"President Trump’s nominee, Judge Neil Gorsuch, certainly has a paper resume that would impress legal scholars. But his rulings repeatedly have failed to achieve justice for all Americans.... The rest of Judge Gorsuch’s record also shows he’s willing to favor corporations over the American people. He believes companies can impose their religious views on employees and deny women birth-control coverage. And he has been hostile toward federal agencies that protect American workers and consumers.... Judge Gorsuch has consistently valued narrow legalisms over real lives. I must do what’s right. I cannot support his nomination."

Do we really want an ‘originalist’ Supreme Court justice? (Sacramento Bee [CA] , 03/23/17)
Prof. Allan Ides: Supreme Court reports are replete with this or that justice’s semi-fictional version of history. Another concern that might give many Americans pause is the backward-looking nature of original understanding, under which neither the present effects nor the future consequences play any role in a judge’s interpretation of the law. An alternative to originalism would be a more inclusive approach that takes into account both the original understanding and the lessons we have learned over the course of the past 200 years, one that carefully considers the past, the present and the future.... I assume that Gorsuch strongly believes in the mission of originalism, but that strong belief, which is really a form of religion, makes him a most unfortunate candidate for a position on the Supreme Court.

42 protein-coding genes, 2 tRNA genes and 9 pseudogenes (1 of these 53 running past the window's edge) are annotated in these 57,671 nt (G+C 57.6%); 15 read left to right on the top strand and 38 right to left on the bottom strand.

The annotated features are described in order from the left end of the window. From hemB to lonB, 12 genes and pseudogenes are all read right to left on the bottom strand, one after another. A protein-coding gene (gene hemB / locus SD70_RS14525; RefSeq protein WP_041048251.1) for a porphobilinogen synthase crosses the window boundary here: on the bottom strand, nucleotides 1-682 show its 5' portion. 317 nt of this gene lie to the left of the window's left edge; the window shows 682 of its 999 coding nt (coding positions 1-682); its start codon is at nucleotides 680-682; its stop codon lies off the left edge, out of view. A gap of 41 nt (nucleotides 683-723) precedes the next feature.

Where does Judge Gorsuch stand on limiting the federal government? (The Hill, 03/22/17)
Prof. David Reiss: His opinion in Caring Hearts Personal Home Services v. Burwell describes a federal government that has ceased to function rationally .... Our ninth justice should be one who can craft solutions to our 21st century legal problems that are based on the values embodied in the Constitution, not the facts of life of a bygone era.

The Gorsuch Confirmation – Day Three (American Constitution Society Blog, 03/22/17)
Prof. Carolyn Shapiro: Gorsuch repeatedly insisted that (paraphrasing) “there are no Republican or Democratic judges; there are only judges,” that judges’ personal views are irrelevant, etc., etc., This is silly. As Sen. Franken (D-MN) said, if that is so, why is Merrick Garland not on the Supreme Court?

Letters to the editor: Questions to ask Gorsuch (News Journal (DE), 03/22/17)
Guy VanderLek: I would call on Senator Christopher Coons ask the following questions of the nominee: Do you believe that the Constitution in any way prohibits the President from appointing a SCOTUS justice during his final year in office? Is there any justification for the Senate refusing to hold confirmation hearings for such an appointment? Do you think of the way your Republicans in Congress stonewalled the nomination of Judge Merrick B. Garland exactly one year ago was just and reasonable?

Gorsuch Evades Questions on Children with Disabilities (People For blog, 03/22/17)